The McDonnell Douglas/General Dynamics A-12 Avenger II was a proposed attack aircraft. The program was cancelled after the expenditure of approximately $5 billion and the aircraft never reached production.

In 1983, the US Navy began the Advanced Tactical Aircraft (ATA) program. The goal was to develop a replacement for the Grumman A-6 Intruder using stealth technology. In November 1984, design contracts were awarded to two teams: McDonnell Douglas / General Dynamics and Northrop / Grumman / Vought. McDonnell Douglas/General Dynamics team was selected in 1988 to continue development. The Northrup/Grumman/Vought team dropped out and did not bid. The goal of first flight was planned for December 1990. The A-12 was named Avenger II after Grumman TBF/TBM torpedo bomber from World War 2.

Initially the Navy wanted 620 A-12s, the Marines wanted 238, and the Air Force considered 400 A-12 variants. The A-12 was considered as a replacement for the retiring F-111s. Designers envisioned a flying wing design shaped like a triangle. It was this triangular shape that earned the A-12 the nickname of “Flying Dorito” after the Frito-Lay brand triangular corn chip.

As with many new technologies, delays and cost increases plagued the project. The planned use of composite materials was problematic. Weight and maintainability was also a concern. The design review was completed in October 1990. However, the Department of Defense declared that contractors could not complete the program as proposed. The A-12 program was cancelled in 1991. The contractors were ordered to return about $2 billion spent on the program. Claims were in court for years until the US Supreme Court ordered the DOD to return payment to the contractors.

The A-12 I did terminate. It was not an easy decision to make because it’s an important requirement that we’re trying to fulfill. But no one could tell me how much the program was going to cost, even just through the full scale development phase, or when it would be available. And data that had been presented at one point a few months ago turned out to be invalid and inaccurate.

Dick Cheney, Secretary of Defense, 1991.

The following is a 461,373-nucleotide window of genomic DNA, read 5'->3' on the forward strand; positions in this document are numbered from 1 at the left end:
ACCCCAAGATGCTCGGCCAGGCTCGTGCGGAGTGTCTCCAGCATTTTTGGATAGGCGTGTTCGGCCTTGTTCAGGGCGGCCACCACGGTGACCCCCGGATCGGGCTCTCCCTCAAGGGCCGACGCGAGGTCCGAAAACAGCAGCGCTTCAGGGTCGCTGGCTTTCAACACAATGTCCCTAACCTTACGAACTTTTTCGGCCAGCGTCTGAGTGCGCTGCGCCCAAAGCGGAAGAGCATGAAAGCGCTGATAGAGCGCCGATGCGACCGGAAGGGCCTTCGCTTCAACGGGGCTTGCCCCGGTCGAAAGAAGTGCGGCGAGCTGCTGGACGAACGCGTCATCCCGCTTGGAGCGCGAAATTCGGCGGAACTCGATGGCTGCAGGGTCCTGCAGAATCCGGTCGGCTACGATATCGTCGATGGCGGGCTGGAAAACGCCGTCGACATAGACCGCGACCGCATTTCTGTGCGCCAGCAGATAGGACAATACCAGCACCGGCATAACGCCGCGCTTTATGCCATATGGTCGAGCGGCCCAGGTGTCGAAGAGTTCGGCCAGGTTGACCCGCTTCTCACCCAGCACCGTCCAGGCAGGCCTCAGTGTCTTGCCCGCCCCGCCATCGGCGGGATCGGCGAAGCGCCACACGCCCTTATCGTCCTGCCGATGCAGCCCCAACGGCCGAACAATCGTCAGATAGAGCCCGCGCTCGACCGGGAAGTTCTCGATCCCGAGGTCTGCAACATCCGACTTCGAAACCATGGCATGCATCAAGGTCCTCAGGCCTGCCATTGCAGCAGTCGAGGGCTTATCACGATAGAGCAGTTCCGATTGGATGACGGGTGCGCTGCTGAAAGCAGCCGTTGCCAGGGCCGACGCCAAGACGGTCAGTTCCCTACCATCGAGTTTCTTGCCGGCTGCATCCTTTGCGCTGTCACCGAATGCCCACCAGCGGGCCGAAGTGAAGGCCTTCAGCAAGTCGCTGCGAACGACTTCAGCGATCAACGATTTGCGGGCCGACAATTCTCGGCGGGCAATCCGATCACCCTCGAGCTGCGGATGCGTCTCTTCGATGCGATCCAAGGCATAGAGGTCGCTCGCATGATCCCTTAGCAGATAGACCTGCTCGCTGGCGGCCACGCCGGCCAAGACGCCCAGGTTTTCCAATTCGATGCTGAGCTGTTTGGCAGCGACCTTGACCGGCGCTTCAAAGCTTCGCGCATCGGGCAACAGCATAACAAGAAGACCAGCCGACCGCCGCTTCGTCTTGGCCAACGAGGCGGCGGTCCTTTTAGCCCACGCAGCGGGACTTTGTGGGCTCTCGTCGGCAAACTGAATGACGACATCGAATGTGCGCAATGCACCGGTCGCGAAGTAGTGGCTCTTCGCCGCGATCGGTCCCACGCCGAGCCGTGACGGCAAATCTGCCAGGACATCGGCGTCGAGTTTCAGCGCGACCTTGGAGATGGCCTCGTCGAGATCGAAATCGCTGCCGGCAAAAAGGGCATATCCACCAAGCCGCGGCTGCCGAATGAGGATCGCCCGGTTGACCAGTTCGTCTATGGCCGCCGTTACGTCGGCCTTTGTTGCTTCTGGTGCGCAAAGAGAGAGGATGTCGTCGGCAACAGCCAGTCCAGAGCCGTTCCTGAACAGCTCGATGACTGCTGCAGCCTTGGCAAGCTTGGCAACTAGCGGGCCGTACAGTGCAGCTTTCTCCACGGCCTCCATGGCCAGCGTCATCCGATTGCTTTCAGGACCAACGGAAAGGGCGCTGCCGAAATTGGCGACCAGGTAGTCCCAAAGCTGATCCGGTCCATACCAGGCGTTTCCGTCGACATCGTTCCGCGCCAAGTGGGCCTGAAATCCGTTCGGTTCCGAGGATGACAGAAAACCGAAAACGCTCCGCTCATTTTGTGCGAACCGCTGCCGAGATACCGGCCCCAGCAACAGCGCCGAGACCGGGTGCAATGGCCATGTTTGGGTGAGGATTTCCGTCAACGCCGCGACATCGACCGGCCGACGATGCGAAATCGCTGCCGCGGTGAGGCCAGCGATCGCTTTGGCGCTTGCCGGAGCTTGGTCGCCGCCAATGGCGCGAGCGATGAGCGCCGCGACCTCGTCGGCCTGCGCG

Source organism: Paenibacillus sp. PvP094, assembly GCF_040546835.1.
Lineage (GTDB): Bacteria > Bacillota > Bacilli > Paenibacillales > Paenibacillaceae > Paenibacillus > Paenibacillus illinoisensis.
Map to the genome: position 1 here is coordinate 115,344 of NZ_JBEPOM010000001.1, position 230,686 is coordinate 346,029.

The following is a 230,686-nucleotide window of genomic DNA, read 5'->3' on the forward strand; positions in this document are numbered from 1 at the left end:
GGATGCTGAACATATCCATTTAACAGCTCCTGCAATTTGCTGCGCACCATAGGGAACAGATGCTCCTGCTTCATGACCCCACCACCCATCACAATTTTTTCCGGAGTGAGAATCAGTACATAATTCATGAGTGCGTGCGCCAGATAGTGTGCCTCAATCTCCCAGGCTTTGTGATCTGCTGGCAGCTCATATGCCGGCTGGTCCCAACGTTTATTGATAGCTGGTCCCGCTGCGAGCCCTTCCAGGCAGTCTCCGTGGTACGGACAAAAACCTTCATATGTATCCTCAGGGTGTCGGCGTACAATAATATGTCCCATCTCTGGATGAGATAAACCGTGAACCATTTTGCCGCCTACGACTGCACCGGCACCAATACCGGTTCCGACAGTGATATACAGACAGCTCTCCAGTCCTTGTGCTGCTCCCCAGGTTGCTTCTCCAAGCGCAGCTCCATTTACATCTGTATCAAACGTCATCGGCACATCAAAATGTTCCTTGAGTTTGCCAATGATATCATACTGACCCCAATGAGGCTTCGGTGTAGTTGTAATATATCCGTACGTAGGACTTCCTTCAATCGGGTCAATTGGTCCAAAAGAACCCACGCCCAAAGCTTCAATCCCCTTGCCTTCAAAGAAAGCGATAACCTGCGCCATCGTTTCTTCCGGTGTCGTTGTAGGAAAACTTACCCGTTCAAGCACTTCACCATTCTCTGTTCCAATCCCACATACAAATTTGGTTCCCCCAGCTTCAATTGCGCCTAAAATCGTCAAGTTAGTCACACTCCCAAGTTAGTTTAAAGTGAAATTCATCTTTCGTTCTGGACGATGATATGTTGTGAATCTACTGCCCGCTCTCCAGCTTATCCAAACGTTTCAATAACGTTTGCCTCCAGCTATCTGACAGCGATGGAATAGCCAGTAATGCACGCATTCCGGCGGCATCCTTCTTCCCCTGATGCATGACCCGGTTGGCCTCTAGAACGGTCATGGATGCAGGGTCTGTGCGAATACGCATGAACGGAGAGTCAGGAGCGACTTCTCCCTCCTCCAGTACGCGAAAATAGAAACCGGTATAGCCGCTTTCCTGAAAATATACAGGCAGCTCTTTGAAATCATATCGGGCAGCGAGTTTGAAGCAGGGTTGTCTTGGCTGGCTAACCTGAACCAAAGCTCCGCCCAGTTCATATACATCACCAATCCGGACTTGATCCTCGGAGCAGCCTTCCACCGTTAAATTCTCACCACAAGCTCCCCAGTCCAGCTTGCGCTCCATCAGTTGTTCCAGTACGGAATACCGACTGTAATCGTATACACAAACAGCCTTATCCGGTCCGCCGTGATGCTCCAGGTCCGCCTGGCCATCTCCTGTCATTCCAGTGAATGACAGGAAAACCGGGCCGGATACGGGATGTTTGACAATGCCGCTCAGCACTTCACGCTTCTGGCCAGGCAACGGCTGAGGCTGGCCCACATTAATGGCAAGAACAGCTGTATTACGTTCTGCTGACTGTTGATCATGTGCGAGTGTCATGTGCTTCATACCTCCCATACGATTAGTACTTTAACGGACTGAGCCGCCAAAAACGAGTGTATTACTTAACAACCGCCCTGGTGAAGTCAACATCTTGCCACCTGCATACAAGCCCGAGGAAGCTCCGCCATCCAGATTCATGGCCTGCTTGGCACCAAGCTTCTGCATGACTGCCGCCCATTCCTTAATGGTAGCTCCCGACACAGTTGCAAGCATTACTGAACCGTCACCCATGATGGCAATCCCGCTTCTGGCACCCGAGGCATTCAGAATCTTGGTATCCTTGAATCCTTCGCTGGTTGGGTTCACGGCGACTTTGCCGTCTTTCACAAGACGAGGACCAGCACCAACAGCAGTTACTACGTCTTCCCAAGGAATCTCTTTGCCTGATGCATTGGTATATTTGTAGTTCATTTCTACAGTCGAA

So, when a new, high-tech program is cancelled, is it a failure? Not really. A whole generation of new engineers learned how to build composite and stealth aircraft that are the norm today in the F-22 and F-35. A variant of the F404 engine proposed for the A-12 was used in the F/A-18E/F Super Hornet – the aircraft chosen to replace the A-6 Intruder and the F-14 Tomcat.

Manufacturer:  McDonnell Douglas/General Dynamics
Crew:  2
Length:  37 feet 10 inches
Wingspan (unfolded):  70 feet 3 inches; (folded) 36 feet 3 inches
Height:  11 feet 3 inches
Empty weight:  39,000 pounds
Maximum takeoff weight:  80,000 pounds
Powerplant:  2 × General Electric F412-GE-D5F2 non-afterburning turbofans, 13,000 pounds thrust each
Maximum speed:  580 mph
Range:  800-920 miles
Service ceiling:  40,000 feet
Armament:  5,160 pounds of in internally stored weapons bay including: 2× AIM-120 AMRAAM air-to-air missiles; 2× AGM-88 HARM air-to-ground missiles, and/or unguided or precision-guided bombs.

The Fort Worth Aviation Museum is very pleased to be the steward of the original and only A-12 mockup. The A-12 program and aircraft were secret and remained so for years. During production a full-size A-12 mockup was constructed and used at the General Dynamics Plant in Fort Worth. The mockup remained behind locked doors until it was first shown to the public at JRB Fort Worth/Carswell Air Force Base in June 1996. The aircraft was moved around the base for years and was eventually donated to the City of Fort Worth as a historic aviation asset. The A-12 was moved by truck from JRB Fort Worth (Carswell) in June 2013 to the museum and is on loan from the City of Fort Worth.

You will note the striking similarities between the A-12 and the Northrop Grumman B-2 Spirit and the Northrop Grumman X-47B.



     A-12 Avenger II

Stevenson, James P. The $5 Billion Misunderstanding: The Collapse of the Navy’s A-12 

Stealth Bomber Program. Naval Institute Press. 2001. ISBN 1557507775. 512 pages.